Monday, July 15, 2024
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Feet Hurt from Heels? What to Do

Heels are so fun and fashionable, but there is no question they are bad for your feet! Even if you shell out a lot of money for a gorgeous pair of stilettos, mules or pumps, it doesn’t necessarily mean you are buying comfort. Whether you wear them all the time, or for the occasional event, you know the suffering and the instant relief you feel as soon as you take them off. And the higher the heel, the more pain you are likely to endure. The pain can start immediately for some, but the next day can be the ultimate agony. There is actually a term for this – the high heel hangover.

Widespread Issue

A survey conducted by the American Podiatric Medical Association showed some 42% of women admitted they’d wear a shoe they liked even if it gave them discomfort; 73% admitted already having a shoe-related foot issue. Yes, we sure do love our heels – at pretty much any cost. But that doesn’t mean the hurt isn’t real!

On top of the discomfort and sore feet, you can also suffer from a whole host of more serious foot problems. But we’ll get to that later. First, let’s address what you can do to alleviate some of the achiness.

Stand On Carpet

It may seem like a no brainer, but truly, a softer surface will take the pressure off the balls of your feet. Standing on a hard surface (particularly concrete) is going to add a tremendous amount of pressure on top of the gravity that’s already working against you. So, if you can find a rug or a nice, carpeted area wherever your locale, opt for that.

Invest In Some Insoles

Insoles can make a world of difference and nowadays there are quite a few options that fit nicely into a tight-fitting heel. Options include either a drugstore gel, or you can get fancy and invest in some custom orthotics. Insoles will be great for redistributing your weight. Insoles come in a variety of different materials and different types (i.e., for the entire foot, or just the ball of your foot).

Throw Some Flats In Your Bag

It may sound like it’s defeating the purpose of heels and the look you are going for, but if you are wearing heels to the office, why not slide into some cute ballet flats as you sit at your desk? You can always slip back into your sleek heels if you are heading to the conference room or to refill your coffee. Or, if you headed for a night out on the town, you’re going to be grateful to have the back-ups as you wait for your Uber and bid the night adieu.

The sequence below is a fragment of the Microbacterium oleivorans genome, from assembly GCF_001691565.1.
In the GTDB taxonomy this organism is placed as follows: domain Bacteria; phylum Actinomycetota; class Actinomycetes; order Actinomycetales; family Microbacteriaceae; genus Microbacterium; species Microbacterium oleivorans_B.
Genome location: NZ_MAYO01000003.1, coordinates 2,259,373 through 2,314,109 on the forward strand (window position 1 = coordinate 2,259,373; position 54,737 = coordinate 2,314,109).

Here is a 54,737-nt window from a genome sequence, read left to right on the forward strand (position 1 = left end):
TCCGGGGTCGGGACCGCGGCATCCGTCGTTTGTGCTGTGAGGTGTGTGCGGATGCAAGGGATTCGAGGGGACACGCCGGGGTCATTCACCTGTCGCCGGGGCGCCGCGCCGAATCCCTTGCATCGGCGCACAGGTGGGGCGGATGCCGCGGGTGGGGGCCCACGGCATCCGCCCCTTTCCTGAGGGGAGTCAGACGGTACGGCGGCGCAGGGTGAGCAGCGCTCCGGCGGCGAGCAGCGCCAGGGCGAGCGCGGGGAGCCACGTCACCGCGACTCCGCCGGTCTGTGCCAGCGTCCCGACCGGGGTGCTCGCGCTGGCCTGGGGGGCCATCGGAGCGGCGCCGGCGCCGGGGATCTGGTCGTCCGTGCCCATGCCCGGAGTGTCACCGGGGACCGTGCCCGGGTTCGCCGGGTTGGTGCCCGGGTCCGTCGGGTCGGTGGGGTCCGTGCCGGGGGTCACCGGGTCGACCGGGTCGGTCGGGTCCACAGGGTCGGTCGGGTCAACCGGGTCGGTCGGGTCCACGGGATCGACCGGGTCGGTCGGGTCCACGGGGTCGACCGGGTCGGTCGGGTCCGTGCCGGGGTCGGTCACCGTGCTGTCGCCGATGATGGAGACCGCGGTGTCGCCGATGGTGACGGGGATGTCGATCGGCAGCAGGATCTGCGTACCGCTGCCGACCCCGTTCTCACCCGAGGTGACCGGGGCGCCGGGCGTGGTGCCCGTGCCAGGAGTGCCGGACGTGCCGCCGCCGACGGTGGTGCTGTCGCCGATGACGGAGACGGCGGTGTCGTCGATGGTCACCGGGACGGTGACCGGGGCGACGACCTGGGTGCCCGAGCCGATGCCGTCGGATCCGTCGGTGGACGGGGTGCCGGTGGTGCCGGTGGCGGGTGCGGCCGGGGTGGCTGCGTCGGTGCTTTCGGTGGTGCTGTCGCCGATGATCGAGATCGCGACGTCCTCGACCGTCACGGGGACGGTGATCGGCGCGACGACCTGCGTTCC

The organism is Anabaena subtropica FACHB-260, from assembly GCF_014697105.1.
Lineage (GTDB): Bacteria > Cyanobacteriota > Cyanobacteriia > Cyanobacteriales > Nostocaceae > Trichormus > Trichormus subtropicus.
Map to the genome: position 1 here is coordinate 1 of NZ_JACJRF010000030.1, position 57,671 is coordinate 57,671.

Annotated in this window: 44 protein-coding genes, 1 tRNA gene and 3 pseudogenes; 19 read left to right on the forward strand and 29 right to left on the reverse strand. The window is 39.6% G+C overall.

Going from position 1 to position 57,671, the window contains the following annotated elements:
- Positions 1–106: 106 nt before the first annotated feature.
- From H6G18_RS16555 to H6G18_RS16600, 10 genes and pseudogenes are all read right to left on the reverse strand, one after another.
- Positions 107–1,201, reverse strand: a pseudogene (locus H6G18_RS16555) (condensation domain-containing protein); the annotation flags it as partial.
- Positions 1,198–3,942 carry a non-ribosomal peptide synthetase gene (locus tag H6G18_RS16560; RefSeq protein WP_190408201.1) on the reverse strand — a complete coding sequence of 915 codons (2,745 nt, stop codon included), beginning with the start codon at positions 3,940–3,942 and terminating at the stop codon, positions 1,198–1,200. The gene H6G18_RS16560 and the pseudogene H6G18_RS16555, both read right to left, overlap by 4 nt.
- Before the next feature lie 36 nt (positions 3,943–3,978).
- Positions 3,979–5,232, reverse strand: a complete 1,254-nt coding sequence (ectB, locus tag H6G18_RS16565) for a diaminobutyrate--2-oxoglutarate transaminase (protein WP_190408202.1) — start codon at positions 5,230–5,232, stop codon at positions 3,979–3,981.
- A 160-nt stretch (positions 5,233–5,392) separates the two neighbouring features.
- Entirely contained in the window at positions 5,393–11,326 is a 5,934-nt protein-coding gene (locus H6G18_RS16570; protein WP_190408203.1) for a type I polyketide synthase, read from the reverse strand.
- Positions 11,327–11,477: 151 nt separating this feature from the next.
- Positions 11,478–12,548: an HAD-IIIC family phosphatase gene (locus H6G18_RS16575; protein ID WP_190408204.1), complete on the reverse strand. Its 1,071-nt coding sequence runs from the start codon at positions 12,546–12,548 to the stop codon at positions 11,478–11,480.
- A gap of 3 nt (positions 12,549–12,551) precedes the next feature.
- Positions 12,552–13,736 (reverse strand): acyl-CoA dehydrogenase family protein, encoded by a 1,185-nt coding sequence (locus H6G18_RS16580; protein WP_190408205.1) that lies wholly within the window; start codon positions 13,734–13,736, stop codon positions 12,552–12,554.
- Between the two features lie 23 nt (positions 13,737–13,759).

Soak With Epsom Salt

Oh, the relief! When you get home, you can either soak in a warm bath, or you can just fill a few inches in the basin of your tub, but the key here is the Epsom salt. This will help reduce inflammation and cramping. And you don’t need a lot! Just a sprinkle will add enough magnesium to the water to have your feet feeling better.

Stretch Your Feet

Honestly, you should be stretching your feet whether you are a heel-wearer or not – it’s good for them! But if you’ve been wearing heels for some time, this can shorten your calf muscle and your Achille’s Tendon. The result is tremendous tightness and pain. Here is an incredibly easy one for you: Facing a wall, place one foot in front of the other with both feet flat on the floor. Bend your front knee and keep your back knee straight. Hold for 90 seconds. Switch legs. Repeat three times throughout the day to continue relieving the pressure.

Prop Your Feet Up

After kicking off your heels, get comfy on your couch or bed & raise your feet up onto a few pillows. The brings blood back from your lower body to your heart and can also reduce a bit of the swelling. And you’ll destress your system, which who doesn’t need that?

Break Out the Ice

If your feet are red, throbbing and you are in truly dire pain, ice can be a lifesaver. This will constrict the blood vessels and reduce inflammation and swelling. Ibuprofen can also be a huge help with reducing some of the irritation.

Neosporin & Band-Aids Are Your Friends

If you’ve scored yourself a few blisters, you’re going to want to treat them immediately. Slather on an antibacterial topical, such as Neosporin, and then apply a Band-Aid. You want to protect your feet from bacteria and fungus which can lead to an infection – and cause severe pain regardless of what shoes you are wearing.

Affecting Other Areas

If you’ve been wearing heels long enough to incur some more serious issues like bunions (that ugly bony protrusion that pops out at the base of the big toe and causes a misshapen foot) and hammertoes – you’re obviously dealing with larger problems. Heels can aggravate a foot problem you may already be dealing with too, such as plantar fasciitis. 

If you’ve been wearing heels on the daily for years, your hooves may have realized some calluses and corns. These are a natural defense system for your feet.

Age Intensifies The Effects

As you age, you may feel like high heels can be more difficult to wear – and you’d be right. Getting older means losing some of the fatty deposits in your feet. This means more weight on unprotected areas of the foot and could lead to stress fractures or osteoarthritis. The last thing you want is to be visiting a doctor’s office for a painful procedure to help correct the pain and problems that have occurred.


Yes, heels are oh-so-fun! They build confidence, complete and outfit and boy to they make your legs look remarkable, but it’s important to take care of your feet! After all, you still need them to get you around, so if your heels are causing too much pain, you may want to rethink your shoe game.

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